Do you ever have parenting moments where you are caught out thinking the worst of your kids?
I guess I'm a bit of a helicopter parent in that we have family rules that are standard, and I expect them to be followed. And lately, if they're not, I'm too quick to assume the kids are doing the wrong thing.
Like the other day.
We parked at the shopping centre, when Mr 10 got out and starting running off in the opposite direction to the way we planned to go.
Now our family rules include that: A. We don't run in shopping centre carparks, and B. We wait until everyone is ready and we walk off together. So I was pretty damn snarky and was about to call Chase back, when I saw exactly why he was running.
Nearby, was a lightly-built young woman with a toddler, vainly trying to stop her shopping trolley from tipping over as she pushed it over a gutter.
Chasse was by her side in seconds, manfully righting the trolley and setting her on her way.
"You're welcome," he shouted over his shoulder, as he ran back to me.
My heart melted a little bit right then.
Then just this morning we were trying on school shoes again (don't ask), when something clearly caught his eye and he took off.
Now Chase does get distracted easily, and of course, the first thing I thought was that he'd spotted something far more interesting than school shoes.
And so he had.
But it wasn't an expensive toy, new D-Mag, or a mate as I'd expected. It was a lady in a mobility scooter who was having trouble turning into one of the aisles. (I swear department stores are making the aisles smaller and more difficult to manouvre through than ever before).
"Need some help?" my son asked the old lady.
She clearly did, and with a smile, she allowed him to help her on her way.
"Sorry Mum, I just like to help people out," Chase said when he came back.
Lucky none of his mates were around, because I had to hug him, right there and then.
And just recently, we were clattering down the stairs and into the car for school, when Harmonie suddenly stopped in her tracks.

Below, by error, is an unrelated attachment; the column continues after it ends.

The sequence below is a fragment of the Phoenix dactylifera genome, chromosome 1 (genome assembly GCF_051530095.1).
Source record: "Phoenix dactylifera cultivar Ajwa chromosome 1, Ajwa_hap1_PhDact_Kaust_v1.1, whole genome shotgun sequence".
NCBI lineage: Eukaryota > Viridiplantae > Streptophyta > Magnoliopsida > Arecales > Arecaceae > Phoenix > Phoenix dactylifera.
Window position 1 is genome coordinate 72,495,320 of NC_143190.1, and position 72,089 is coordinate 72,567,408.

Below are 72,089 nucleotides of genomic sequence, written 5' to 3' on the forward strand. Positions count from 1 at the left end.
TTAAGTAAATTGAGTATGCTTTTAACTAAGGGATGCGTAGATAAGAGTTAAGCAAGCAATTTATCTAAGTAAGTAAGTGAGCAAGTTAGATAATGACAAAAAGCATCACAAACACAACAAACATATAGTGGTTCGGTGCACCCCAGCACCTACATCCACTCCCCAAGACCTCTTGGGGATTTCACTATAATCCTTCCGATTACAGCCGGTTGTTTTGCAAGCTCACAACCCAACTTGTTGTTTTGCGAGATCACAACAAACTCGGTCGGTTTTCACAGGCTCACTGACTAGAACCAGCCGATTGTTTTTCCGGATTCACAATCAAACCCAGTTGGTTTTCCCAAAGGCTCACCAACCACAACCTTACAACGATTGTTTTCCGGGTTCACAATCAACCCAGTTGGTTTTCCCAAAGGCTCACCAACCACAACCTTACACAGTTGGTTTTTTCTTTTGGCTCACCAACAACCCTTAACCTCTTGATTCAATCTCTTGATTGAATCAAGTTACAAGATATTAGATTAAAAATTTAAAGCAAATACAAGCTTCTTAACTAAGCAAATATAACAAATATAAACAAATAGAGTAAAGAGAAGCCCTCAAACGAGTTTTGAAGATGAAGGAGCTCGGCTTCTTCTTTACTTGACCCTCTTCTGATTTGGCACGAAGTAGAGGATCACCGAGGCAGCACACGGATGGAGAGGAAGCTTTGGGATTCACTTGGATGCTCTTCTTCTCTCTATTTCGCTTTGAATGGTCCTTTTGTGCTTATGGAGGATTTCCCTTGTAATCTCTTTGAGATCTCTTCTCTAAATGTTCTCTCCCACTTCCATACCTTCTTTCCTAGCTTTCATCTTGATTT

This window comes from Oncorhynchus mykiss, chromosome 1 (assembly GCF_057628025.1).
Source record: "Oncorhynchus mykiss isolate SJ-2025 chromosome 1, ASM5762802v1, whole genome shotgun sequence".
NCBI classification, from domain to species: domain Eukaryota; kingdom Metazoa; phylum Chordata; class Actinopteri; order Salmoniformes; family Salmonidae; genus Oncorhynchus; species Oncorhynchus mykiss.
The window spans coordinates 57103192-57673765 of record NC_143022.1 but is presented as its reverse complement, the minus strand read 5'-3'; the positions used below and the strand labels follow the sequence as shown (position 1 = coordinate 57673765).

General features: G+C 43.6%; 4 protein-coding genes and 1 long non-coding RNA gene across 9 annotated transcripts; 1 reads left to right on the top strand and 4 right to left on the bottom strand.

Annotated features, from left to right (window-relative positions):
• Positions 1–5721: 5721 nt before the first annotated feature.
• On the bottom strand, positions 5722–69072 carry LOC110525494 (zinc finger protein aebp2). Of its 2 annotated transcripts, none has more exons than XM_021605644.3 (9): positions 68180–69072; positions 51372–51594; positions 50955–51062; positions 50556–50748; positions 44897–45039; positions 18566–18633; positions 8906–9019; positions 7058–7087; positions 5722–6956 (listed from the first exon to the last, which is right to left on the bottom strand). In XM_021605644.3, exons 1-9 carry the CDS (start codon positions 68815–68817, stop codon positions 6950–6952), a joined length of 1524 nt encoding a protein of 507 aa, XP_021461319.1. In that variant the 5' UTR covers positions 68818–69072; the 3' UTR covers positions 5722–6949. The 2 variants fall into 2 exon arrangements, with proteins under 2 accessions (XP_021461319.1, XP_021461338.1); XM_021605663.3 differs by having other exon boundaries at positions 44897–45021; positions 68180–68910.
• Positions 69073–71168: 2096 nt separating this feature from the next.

"Come on kids, we're late," I began, thinking she'd forgotten something or suddenly needed to go to the loo.
"Wait Mum, there's something little here and it's alive!"
She was right!
My little wildlife warrior had found an abandoned baby possum, all pink and tiny and mewling for its mother. A few ants had started crawling on it, and kind-hearted Miss 8 burst into tears.
"Mum I don't want it to die. We can't let it die! What can we do?"
I didn't know, but I was pretty sure our local vet would have a good idea.
I dispatched H. to find a pillow case - luckily the washing basket was handy. Ahem.
Then, C. gently popped the wee possum into the pillow case and held it next to his chest. I seemed to remember Bondi Vet's Dr Chris Brown cuddling a possum to his chest for body heat, (insert sigh ...), so I figured it would be okay.
We took the possum to the vet, where we told a wildlife carer would take it home and mother it. The kids were allowed to say goodbye to it, although Harmonie is still upset she wasn't able to look after it herself!
It's a cliche, but it's special moments like these that make all the sleepless nights, wiping of bums, cleaning up of sick, and de-lousing of hair worthwhile, isn't it?
I just wish I wasn't so quick to jump to the wrong conclusion.
It's nice to be reminded that my kids are great.
Sometimes I lose track of the fact that I'm actually doing quite a good job of raising them, and I just have to have faith in that. And them.
And now for today's Mental Health Kindness Giveaway.
Since this post has a parenting theme, I thought I'd offer up a gift pack of children's books from New Frontier Publishing.
This very generous prize features four books from New Frontier's Little Treasures range, which aim to uplift and inspire children - and their parents.
Focussing on international themes like love, family, environment and self-worth, the giveaway includes a copy each of Peter Carnavas's books:
Last Tree in the City
Sarah's Heavy Heart
The Important Things
These books are also fitting for my Mental Health Kindness Giveaways (giveaway #2 is here), because they would be helpful for children struggling to deal with death, anxiety, fear, friendship and love.
The last one, about a mother and son moving on after his Dad has died, is particularly poignant.
Each book is valued at $14.95, and they are all aimed at ages 4-6 years.
To enter, check you are following this blog and then leave a comment below sharing one of your favourite moments with children. You don't have to be a parent; you can be an aunt, uncle, grandparent, or good friend to a child who you think would love these picture books.
Entries will close on October 25, 2012.
5 hours ago